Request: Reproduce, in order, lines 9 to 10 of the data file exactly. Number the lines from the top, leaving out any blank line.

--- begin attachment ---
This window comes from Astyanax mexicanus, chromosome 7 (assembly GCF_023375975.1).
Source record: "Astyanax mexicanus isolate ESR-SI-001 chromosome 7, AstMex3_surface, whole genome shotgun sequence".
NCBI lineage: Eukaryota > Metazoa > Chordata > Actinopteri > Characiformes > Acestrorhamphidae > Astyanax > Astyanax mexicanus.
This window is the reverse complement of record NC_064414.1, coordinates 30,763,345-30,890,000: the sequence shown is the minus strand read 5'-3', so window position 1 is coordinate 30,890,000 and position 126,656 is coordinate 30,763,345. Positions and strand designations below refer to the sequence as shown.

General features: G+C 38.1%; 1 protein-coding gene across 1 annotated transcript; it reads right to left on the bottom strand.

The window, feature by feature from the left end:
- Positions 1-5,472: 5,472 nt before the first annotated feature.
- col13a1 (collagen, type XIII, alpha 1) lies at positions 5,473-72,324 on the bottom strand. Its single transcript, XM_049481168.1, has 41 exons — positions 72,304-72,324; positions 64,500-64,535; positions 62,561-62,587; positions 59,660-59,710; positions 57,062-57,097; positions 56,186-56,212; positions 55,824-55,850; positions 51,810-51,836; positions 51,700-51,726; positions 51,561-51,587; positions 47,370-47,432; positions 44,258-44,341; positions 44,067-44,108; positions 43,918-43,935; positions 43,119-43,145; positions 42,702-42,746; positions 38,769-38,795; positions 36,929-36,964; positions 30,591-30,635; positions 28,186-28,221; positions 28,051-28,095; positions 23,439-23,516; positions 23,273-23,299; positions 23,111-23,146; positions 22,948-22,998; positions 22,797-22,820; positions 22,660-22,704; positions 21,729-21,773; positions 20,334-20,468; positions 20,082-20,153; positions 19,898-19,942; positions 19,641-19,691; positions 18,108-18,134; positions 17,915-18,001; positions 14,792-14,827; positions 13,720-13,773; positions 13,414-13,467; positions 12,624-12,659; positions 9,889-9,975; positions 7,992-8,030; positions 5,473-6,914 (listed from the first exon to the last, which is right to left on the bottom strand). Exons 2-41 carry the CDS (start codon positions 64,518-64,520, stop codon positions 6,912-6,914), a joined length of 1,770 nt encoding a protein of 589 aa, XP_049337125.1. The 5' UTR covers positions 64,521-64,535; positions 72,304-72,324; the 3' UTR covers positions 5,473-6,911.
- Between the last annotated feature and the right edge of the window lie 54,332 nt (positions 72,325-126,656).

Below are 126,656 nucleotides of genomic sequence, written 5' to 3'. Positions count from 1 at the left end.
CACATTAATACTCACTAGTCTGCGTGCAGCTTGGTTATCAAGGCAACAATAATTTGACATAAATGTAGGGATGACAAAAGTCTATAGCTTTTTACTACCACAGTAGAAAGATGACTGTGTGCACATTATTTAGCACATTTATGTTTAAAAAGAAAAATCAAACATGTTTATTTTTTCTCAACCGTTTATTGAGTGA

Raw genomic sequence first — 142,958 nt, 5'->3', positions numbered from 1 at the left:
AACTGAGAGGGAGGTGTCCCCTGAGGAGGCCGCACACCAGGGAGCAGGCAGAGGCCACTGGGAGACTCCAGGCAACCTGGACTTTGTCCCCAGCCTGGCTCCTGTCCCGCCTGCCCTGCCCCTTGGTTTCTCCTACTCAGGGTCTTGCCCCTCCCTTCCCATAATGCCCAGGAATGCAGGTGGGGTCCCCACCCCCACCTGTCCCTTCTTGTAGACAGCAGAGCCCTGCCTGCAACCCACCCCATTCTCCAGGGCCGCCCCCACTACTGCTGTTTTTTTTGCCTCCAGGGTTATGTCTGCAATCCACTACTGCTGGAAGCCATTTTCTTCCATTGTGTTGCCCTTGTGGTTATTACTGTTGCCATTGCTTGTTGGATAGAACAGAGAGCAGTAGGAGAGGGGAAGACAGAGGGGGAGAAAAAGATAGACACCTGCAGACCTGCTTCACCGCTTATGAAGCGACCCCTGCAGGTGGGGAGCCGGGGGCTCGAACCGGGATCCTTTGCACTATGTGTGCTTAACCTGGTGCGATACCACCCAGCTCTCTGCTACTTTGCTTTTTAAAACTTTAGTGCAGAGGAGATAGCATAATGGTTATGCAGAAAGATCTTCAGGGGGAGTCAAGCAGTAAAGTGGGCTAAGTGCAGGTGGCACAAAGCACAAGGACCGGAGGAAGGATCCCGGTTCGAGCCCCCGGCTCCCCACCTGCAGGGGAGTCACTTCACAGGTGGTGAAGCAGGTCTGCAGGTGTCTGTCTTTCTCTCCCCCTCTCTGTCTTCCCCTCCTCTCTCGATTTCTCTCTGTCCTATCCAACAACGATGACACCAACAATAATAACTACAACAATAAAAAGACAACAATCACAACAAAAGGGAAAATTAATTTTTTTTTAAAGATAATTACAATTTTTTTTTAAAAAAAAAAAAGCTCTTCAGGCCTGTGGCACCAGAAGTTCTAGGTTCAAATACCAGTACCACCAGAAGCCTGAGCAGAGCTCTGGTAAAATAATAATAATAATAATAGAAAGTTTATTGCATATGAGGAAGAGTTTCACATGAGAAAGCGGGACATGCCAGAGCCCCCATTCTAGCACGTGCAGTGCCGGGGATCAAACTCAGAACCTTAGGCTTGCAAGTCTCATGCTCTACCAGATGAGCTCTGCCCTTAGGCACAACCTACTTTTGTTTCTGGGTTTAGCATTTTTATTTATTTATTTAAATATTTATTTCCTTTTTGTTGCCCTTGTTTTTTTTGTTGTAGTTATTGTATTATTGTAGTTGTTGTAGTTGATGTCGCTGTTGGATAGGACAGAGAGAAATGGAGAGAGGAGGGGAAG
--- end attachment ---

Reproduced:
- Between the last annotated feature and the right edge of the window lie 54,332 nt (positions 72,325-126,656).

Below are 126,656 nucleotides of genomic sequence, written 5' to 3'. Positions count from 1 at the left end.